What are your earliest memories of reading and books? I grew up in Quincy, California, and I think the first book I really read was from the Plumas County Library: Alice in Wonderland by Lewis Carrol. I was about in the fourth grade at the time. In the ninth grade we started to read Shakespeare’s plays and Edgar Allan Poe stories, but that was all under compulsion. I remember choosing for myself John P. Marquand’s Mr. Moto spy novel Stopover Tokyo, which I got hold of somehow, and really enjoyed. I didn’t know at the time that Marquand was also a “serious” novelist, who had won a Pulitzer for The Late George Apley. By my senior year the scandalous novel Peyton Place was out, and I know I read it, but seem to have repressed all memory of how I got it and whether I had to read it by flashlight.
Do you enjoy “actual” books? Ebooks? I read and enjoy both, but tend to prefer a physical book for non-fiction, which may have appendices I want to flip to, maps, photos, and the like, which are not too satisfactory on a Kindle.
What are you reading these days? I’ve been binge-reading the Detective Inspector Hillary Green series by Faith Martin. I just finished the ninth one and am stuck because numbers 10 and 11 are out of print. but due to be republished as e-books “soon” according to her new publisher. So I’m on to the latest Commissario Brunetti book by Donna Leon. I also have a bookmark in Thank You For Being Late by Thomas L. Friedman.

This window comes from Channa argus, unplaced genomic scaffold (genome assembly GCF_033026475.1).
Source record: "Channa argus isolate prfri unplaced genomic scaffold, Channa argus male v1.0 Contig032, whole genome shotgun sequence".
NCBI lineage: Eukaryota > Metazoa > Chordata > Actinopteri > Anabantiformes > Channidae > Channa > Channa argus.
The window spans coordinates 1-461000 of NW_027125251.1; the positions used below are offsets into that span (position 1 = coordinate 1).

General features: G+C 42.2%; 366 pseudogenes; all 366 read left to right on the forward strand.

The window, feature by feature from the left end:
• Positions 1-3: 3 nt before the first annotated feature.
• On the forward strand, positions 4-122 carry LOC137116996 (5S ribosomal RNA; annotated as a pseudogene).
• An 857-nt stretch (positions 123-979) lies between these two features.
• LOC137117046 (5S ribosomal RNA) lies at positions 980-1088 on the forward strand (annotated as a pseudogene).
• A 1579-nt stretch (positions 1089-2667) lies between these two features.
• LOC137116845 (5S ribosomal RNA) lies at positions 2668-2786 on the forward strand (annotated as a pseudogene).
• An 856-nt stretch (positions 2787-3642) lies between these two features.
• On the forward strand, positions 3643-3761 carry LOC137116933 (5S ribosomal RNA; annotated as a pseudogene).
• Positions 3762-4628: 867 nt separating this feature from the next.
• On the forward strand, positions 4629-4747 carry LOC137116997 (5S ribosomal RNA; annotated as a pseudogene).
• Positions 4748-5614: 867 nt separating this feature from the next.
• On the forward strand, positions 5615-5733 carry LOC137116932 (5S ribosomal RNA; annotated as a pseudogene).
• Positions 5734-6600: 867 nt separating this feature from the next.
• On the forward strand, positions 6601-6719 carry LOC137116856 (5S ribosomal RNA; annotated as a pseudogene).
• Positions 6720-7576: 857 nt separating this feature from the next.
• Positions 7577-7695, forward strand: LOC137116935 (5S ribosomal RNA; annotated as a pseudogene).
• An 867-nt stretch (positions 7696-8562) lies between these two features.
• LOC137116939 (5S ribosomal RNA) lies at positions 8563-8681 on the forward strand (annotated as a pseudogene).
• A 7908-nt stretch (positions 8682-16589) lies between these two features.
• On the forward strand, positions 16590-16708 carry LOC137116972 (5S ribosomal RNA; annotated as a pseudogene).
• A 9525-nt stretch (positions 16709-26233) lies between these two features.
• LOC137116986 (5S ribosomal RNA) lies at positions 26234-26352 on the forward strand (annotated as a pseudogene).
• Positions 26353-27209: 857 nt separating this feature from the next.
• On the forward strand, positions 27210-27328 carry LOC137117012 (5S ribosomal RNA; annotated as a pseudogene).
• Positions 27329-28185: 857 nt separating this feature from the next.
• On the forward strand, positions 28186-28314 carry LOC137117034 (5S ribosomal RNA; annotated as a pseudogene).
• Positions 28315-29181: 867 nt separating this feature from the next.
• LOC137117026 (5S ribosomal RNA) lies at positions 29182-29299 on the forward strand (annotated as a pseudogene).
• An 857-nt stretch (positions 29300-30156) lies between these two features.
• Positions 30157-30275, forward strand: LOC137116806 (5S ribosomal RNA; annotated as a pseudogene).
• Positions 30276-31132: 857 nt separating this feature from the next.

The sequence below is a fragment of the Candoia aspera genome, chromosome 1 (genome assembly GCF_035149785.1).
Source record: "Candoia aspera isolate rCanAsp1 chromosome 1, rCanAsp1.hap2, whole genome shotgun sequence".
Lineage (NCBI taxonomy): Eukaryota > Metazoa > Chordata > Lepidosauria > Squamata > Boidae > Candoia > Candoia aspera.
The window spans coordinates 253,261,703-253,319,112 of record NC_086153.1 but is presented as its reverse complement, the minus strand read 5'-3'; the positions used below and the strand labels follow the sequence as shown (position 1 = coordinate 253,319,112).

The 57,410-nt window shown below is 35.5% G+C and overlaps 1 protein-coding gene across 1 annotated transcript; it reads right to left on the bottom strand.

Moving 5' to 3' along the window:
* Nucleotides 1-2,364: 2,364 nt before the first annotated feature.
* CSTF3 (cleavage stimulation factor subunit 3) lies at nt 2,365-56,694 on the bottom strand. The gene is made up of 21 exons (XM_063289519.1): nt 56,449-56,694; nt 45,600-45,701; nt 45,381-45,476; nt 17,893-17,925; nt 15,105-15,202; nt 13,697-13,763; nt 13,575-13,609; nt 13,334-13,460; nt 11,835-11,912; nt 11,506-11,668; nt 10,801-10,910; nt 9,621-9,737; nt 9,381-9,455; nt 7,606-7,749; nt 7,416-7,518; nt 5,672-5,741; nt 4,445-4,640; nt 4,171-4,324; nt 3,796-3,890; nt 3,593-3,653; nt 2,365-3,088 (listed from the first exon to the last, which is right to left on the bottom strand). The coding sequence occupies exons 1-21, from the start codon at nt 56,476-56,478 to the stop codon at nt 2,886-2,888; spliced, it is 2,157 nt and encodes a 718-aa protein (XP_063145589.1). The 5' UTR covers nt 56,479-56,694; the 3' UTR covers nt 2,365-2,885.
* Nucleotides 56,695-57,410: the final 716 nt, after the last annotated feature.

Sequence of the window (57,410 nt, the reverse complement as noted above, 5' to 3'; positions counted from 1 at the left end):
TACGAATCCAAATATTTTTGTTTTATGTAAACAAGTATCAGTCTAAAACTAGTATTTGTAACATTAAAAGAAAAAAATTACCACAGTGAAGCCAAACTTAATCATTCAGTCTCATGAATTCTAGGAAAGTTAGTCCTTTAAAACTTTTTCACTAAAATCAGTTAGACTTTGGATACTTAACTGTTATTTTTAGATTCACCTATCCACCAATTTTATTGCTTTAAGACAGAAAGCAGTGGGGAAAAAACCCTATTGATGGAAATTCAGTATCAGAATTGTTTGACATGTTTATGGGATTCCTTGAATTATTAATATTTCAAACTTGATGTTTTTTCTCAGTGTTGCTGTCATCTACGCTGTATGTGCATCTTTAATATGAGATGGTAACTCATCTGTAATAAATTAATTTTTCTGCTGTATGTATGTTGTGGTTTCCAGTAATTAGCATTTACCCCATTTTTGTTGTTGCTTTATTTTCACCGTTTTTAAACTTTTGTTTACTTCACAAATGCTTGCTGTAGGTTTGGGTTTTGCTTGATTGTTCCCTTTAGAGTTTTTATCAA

You are hosting a literary dinner party in your favorite Alameda restaurant. Which authors (alive, dead or imaginary) would you invite and why? I would invite Rex Stout, Samuel Pepys, Annie Proulx, Dashiell Hammett, Jane Austen, and Ursula K. LeGuin. Their life experiences and obvious articulateness would make for great conversation.
Tell us a bit about your personal involvement with the Friends of the Alameda Free Library. I really knew nothing about it until I was asked to join the board last summer by Jo Winzenread. Since then I’ve really enjoyed helping out at the Book Sale last autumn, the Live@The Library concerts, and the Lunar New Year event in February.
What are your hopes for the future of the Alameda Free Library? Just to see it continue to provide excellent service to the city, and particularly to help get kids hooked on reading.